All about shared community ownership under the Community Energy Strategy's voluntary protocol
Developers who pursue shared community ownership constructively should gain substantial advantages for their projects.
Community involvement at an early stage in the project should enable you and your partners to mobilise substantial local support for the planning application. While pure commercial projects often get more objections than support, the reverse is typically true for community projects.
Developers are not expected to hand over the community's share of ownership for nothing; it will be paid for on a 'fair price' basis. This therefore reduces the funding required from your traditional sources, and diversifies the sources of finance.
Community investors typically deploy a higher proportion of equity to their projects than is common in the commercial sector; and this too can bring benefits with respect to the terms of your non-equity funding.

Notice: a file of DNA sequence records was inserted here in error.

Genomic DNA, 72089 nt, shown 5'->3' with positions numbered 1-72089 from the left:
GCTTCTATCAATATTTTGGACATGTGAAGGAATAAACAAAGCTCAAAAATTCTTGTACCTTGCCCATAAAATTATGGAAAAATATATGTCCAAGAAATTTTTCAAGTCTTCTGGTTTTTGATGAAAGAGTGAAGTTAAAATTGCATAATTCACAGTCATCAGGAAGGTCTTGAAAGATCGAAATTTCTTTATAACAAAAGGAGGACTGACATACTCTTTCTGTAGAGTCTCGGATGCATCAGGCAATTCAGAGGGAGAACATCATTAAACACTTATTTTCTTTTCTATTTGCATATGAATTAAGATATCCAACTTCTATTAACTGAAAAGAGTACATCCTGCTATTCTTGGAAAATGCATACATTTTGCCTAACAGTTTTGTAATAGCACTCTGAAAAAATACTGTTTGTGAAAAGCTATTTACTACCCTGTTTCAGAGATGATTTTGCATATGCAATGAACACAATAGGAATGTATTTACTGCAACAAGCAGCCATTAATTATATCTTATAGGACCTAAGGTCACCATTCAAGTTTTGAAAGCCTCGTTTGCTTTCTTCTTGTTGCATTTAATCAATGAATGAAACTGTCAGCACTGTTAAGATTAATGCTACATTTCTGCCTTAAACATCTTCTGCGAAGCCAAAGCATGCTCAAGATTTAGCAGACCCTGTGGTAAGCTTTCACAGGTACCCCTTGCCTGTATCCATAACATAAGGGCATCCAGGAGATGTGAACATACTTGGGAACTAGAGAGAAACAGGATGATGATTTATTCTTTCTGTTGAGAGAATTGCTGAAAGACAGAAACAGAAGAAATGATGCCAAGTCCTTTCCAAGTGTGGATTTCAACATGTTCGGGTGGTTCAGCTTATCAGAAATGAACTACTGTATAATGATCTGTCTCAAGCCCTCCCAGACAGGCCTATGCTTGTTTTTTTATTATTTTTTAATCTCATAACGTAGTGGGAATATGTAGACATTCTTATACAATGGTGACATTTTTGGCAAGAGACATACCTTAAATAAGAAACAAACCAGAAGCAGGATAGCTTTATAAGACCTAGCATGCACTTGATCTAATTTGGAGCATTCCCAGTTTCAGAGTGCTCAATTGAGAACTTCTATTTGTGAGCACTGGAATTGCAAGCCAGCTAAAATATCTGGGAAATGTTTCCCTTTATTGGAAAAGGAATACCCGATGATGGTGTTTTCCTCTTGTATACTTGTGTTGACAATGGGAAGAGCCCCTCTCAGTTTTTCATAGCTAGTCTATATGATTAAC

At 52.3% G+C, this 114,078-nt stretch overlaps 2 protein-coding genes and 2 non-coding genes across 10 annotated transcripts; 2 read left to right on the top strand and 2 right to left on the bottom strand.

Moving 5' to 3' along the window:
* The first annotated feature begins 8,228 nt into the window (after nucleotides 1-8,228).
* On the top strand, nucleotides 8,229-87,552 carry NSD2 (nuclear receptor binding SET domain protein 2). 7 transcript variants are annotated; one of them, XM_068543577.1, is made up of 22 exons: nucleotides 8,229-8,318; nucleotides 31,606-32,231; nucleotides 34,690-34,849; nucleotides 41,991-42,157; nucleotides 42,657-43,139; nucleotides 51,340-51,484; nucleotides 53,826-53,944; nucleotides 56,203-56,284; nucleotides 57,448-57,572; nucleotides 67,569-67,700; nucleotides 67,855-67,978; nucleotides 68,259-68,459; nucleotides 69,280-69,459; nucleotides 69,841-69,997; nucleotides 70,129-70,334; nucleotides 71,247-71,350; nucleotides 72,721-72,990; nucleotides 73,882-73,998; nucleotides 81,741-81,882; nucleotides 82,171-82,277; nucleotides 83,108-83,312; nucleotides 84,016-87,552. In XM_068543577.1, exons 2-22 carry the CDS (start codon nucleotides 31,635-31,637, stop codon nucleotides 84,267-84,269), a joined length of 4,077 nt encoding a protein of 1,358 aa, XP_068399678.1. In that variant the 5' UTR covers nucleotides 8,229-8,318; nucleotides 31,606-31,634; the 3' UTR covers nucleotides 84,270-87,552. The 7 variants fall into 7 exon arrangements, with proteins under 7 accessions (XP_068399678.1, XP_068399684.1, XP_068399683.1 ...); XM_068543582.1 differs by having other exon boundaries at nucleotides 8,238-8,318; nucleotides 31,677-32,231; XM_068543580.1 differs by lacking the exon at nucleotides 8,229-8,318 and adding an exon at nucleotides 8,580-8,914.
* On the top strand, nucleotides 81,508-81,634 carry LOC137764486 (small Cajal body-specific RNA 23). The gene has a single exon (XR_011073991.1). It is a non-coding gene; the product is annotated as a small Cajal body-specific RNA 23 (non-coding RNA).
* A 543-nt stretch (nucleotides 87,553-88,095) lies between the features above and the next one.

With substantial growth in community energy, developers should be looking to the sector as an alternative outlet for its projects and can use shared ownership to build broader partnerships.
Of course the community enterprise will also benefit from the partnership, as further described here. This section of the website gives further guidance on how to find suitable partners and to obtain the best outcome for your partner and yourselves.